Environment

Montana, Idaho wildfires send smoke to Taos

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Smoke from more than a dozen large wildfires burning in Montana and Idaho contributed to the haze settling over parts of Northern and Central New Mexico Saturday and Sunday (Sept. 2-3).

David Craft, meteorologist with the National Weather Service forecast office in Albuquerque, said the fires had sent smoke eastward, sliding down the east slopes of the Rocky Mountains into the plains and into central New Mexico. Towns from Taos to Las Vegas to Albuquerque were wrapped in the gray smoky mantle. "This is one of haziest days we've seen in awhile," said Craft from his Duke City office.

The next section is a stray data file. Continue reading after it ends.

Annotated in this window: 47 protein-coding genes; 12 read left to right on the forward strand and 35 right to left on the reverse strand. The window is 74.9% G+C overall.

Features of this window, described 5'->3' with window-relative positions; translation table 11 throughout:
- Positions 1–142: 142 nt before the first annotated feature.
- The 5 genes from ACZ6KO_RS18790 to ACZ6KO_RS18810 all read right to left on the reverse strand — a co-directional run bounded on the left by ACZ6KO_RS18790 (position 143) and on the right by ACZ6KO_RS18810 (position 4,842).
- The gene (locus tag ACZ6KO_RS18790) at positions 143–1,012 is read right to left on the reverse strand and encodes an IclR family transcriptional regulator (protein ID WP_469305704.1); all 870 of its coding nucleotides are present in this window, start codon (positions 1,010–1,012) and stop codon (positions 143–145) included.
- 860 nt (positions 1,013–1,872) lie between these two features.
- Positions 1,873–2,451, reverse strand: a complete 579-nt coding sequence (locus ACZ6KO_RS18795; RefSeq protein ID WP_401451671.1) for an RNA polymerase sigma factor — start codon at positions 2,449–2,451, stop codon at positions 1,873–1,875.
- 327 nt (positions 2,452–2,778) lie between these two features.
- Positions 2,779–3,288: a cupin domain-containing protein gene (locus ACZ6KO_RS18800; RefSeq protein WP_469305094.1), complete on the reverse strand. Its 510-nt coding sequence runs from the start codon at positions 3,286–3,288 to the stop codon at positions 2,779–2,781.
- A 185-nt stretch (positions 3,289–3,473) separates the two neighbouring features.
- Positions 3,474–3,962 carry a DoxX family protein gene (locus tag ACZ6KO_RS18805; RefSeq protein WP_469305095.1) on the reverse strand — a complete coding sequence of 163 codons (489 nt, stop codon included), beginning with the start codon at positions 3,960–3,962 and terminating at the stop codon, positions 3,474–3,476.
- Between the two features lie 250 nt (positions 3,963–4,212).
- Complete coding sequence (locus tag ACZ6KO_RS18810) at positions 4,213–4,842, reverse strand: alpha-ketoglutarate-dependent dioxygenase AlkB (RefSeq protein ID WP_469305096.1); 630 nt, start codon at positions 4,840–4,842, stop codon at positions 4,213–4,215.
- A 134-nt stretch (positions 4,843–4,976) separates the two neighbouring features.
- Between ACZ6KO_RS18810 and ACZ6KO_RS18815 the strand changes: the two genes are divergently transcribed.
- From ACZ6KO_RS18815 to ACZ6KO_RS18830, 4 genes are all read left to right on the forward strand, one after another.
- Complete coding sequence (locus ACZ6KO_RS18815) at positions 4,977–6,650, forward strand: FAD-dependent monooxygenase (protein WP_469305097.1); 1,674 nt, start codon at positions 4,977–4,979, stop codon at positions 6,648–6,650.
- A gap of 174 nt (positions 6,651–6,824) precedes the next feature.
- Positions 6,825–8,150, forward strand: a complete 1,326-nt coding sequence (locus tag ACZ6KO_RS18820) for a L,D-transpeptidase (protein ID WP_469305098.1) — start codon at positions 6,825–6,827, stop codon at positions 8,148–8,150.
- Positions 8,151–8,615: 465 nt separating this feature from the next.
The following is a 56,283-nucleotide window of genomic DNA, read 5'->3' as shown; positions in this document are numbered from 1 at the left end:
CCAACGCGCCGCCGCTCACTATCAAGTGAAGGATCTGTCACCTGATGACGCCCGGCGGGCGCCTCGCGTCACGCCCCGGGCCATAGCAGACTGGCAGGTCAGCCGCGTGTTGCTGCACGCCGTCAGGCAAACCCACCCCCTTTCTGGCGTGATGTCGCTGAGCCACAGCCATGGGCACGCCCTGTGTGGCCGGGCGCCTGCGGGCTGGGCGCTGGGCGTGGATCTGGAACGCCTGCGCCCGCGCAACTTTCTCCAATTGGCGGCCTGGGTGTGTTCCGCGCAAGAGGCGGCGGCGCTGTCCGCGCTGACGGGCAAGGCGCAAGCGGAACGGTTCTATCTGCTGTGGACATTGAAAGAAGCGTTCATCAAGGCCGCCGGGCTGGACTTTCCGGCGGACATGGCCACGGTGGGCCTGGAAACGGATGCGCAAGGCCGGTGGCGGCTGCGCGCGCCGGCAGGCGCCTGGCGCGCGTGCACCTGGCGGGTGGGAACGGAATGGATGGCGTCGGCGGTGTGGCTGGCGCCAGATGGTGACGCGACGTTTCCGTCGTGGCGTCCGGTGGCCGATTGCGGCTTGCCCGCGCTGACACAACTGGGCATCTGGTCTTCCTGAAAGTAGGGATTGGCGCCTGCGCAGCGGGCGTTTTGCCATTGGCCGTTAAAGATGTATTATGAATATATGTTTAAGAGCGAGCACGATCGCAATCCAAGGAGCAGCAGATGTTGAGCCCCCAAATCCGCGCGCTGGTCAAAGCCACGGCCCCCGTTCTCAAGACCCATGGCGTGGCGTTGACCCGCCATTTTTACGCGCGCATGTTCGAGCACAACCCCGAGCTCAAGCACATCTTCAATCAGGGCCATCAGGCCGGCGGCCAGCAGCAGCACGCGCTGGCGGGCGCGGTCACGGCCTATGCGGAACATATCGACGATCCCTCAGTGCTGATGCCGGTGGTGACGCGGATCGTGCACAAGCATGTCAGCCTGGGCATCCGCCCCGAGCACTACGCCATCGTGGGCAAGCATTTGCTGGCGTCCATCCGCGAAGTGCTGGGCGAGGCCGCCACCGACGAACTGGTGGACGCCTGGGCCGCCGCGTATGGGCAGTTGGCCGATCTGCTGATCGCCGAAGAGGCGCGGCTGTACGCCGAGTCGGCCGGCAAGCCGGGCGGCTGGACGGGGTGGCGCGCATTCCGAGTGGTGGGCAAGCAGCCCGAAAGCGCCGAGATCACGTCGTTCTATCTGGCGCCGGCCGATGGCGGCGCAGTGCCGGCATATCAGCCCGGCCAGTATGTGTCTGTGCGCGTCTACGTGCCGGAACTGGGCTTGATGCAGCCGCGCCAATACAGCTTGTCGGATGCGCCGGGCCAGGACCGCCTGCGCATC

Craft said a storm system moving in will transfer clean air aloft down below, clearing out some of the haze Sunday evening. A cold front is expected to drop into New Mexico Monday, driving temperatures down ten degrees. The smoke may return until a thunderstorm system moves across Northern New Mexico Tuesday (Sept. 5) bringing some moisture and small hail. 

In total, firefighters are battling more than 55 wildfires across California, Oregon, Washington, Montana and Idaho, according to the national interagency Incident Information System or inciweb.com.

The week-old Rice Ride Fire in the Montana's Lolo National Forest was reported at 52,000 acres Sunday afternoon. The Sapphire Complex and the Lolo Peak fires burning in the same forest had each topped 42,000 acres Sunday and the Highline Fire in Idaho had burned through 52,000 acres.

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